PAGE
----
Gentle readers, please take up the torch.


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Thanks for your concern. My fiancée and I have not rushed into this. Respect for each other’s sensibilities, if mutual, is a good thing but rest assured neither of us will have to try to be anyone different!

David Bishop

I share your quiet fury at the inanity of bein-pensant socialists (of all shades from deep-red Labour to pale-pink ‘Conservative’). I can add nothing to your trenchant analysis or to William’s fine comment.

I have effectively left Britain. Having worked and lived as an expatriate in the Gulf for most of my working life, I have now retired to SE Asia, where my wife is from, where the cultural mores are much more traditional and with which I am much more comfortable. Have I in effect abandoned England, even though my daughter and her husband and their children are there (though my son is now based in Hong Kong)? Perhaps, though today I wear a poppy and hold silence.

I appreciate that my choice to leave may not suit those who, like you, have elected to return/stay, but I fear that the inexorable slide of the West into a trough of decadence and socialism will only worsen, as such cycles in the rise and fall of cultures tend to do over centuries. What is painful to witness is the blinkered attitude of the supposedly well-educated at those dinner parties whom you describe so vividly, but it is an indicator of the incremental and insidious shift in the Overton Window towards ever more collectivism and state violence.

My I also congratulate you on your engagement? And in that context, I hope you will forgive a word out of turn. You mention your fiancee’s embarrassment when you “kick off on politics” and that you propose to self-censor in future. While I understand your motives for wishing to please her, and wish you every success in your new relationship, I do hope that your fiancee’s embarrassment does not into turn into your wife’s displeasure and thus adversely affect your relationship. I have witnessed such at first hand, and it was the beginning of the end for the relationship. While I wished Prince Harry all joy in his marriage, I have a concern that he has papered over the significant cultural differences with his wife, and that cracks will in time appear, cracks which might come to fracture the marriage. I sincerely hope that my concern is utterly wrong – about his situation and yours.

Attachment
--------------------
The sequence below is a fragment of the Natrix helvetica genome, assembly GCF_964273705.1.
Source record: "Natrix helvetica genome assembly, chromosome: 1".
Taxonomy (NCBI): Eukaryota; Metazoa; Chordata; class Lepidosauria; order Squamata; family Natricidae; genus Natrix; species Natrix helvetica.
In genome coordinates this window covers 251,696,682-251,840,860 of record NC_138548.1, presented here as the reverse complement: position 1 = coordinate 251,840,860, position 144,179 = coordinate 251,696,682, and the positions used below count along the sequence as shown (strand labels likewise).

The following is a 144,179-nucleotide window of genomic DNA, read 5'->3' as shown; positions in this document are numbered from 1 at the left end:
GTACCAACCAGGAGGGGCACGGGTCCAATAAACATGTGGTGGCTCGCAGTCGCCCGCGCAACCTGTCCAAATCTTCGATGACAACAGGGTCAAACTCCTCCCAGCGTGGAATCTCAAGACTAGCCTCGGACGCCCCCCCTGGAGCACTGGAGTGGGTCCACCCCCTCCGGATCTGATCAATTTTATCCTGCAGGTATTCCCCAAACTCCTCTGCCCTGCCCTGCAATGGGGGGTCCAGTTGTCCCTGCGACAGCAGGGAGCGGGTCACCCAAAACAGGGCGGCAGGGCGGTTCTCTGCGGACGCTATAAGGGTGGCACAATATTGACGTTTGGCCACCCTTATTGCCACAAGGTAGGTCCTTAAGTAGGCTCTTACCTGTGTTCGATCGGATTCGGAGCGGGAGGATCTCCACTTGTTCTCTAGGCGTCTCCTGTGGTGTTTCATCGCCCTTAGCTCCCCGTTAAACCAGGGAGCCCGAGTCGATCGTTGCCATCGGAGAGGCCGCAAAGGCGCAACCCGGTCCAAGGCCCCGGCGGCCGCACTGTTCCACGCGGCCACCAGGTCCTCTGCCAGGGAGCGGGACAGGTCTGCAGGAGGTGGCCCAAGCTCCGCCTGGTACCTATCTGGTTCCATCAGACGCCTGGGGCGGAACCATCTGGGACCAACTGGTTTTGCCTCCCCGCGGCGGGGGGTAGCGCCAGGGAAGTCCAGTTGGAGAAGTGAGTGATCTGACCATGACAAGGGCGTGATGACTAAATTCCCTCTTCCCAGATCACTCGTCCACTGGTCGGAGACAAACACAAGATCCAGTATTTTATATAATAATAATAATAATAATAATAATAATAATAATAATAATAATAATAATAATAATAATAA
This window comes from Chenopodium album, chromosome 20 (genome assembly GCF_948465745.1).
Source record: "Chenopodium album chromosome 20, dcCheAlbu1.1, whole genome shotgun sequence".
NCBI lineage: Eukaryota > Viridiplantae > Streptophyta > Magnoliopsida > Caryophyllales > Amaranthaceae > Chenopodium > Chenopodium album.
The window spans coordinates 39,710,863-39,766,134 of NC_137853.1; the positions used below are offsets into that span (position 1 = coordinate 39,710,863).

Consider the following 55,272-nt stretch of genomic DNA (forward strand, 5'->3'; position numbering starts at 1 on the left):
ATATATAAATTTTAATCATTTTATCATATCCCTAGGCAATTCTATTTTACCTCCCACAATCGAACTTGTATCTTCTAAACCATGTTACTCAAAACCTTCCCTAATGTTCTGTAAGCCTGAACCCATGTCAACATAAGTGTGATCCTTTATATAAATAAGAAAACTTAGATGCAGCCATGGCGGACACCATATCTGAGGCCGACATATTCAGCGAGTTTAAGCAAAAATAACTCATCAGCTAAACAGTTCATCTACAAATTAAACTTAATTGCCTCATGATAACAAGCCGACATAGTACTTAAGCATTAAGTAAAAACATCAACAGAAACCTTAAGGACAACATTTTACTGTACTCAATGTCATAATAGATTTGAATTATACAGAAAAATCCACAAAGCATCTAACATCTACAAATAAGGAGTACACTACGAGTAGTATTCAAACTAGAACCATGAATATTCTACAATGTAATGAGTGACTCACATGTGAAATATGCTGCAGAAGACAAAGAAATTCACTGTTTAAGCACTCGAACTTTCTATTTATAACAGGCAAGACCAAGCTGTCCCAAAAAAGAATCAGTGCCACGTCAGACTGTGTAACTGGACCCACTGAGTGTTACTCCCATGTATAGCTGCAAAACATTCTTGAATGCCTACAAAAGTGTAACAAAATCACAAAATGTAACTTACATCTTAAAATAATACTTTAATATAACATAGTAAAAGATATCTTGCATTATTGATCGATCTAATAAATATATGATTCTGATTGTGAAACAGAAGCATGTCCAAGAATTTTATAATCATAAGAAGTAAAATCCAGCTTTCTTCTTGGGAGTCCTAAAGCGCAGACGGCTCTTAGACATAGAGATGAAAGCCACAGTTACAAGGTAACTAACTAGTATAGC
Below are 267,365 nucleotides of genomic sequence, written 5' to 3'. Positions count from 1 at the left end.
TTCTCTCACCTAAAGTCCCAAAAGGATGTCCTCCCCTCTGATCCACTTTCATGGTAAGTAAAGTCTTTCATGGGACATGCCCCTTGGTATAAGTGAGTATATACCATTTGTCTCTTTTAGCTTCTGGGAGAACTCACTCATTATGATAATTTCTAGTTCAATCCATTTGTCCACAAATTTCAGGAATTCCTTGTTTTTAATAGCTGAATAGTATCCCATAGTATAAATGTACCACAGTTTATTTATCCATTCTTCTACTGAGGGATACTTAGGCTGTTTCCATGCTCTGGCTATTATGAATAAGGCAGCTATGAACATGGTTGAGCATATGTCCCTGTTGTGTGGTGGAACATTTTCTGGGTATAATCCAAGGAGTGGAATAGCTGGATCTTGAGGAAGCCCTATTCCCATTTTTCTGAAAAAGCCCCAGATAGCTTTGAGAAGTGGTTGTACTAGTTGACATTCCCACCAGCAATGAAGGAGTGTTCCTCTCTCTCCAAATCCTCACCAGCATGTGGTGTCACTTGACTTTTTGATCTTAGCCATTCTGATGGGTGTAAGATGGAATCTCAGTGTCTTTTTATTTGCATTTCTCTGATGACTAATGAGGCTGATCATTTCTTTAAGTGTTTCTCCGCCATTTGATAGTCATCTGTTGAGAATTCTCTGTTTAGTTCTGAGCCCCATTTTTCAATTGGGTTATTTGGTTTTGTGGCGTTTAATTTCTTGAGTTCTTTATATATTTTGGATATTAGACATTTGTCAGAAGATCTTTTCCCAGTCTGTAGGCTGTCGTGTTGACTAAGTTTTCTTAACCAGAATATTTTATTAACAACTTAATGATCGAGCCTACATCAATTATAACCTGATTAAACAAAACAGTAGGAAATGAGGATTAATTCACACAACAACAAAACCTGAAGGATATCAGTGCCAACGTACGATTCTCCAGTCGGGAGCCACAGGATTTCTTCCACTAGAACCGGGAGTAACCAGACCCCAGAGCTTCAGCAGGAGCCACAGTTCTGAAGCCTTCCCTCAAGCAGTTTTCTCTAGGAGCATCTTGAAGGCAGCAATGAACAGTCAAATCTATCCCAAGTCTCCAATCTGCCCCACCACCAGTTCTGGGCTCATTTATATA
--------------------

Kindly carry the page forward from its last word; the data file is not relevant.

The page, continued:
I empathize. As an American, when I lived in Canada on two occasions (for seven years) I encountered the same when explaining the classical liberal world view to the socialists among whom I lived, to the point at which my wife despaired of attending dinner parties. I found no one in the neighborhoods in which we lived, or circles in which we associated, remotely understanding of my perspective. I'm sure I made not a dent in their hermetically-sealed insularity. Even my wife didn't truly understand my explanations of America as offering much greater liberty and economic opportunity until we moved here.

I read this piece and your essay on antisemitism this morning. I worked in London in the early '90s for three years, departing just as the boom was commencing in '95. I lived as an expat in Kensington and thought of making London my permanent home at the time, such was my affection for it. Instead, I returned to the U.S. for graduate study and never looked back.

Returning nearly 20 years later, and having spent a great deal of time there since 2015 on business and at leisure (nearly five months over three years), I'm appalled at the statism that seems to saturate every aspect of life, the media, entertainment, and even swathes of business, and the depressing inability of the Conservatives to make a case for the humanity of the market economy. When employment in the public sector constitutes a majority of jobs, you've reached a point of no return, I suppose.

Britain has a special place in my heart. It pains me to see the fecklessness of the political class there, particularly galling in the party of Mrs. Thatcher, and the horrifying prospect of a Labour government as totalitarian in its impulses as the party of Soviet agent Michael Foot or anyone who preceded him.

Please continue to use the phrase "state violence" outside of your fiance's earshot with those who advocate for Leviathan. You're doing holy, if frustrating, work. And congratulations on your impending marriage. I discovered your blog via Samizdata last year and enjoy your writing. It's a pleasure to encounter kindred spirits in this manner.

James Higham

The Uniparty is alive and sick in the Metrop.

Ian Grey

What CherryPie said!


Congratulations on your engagement :-)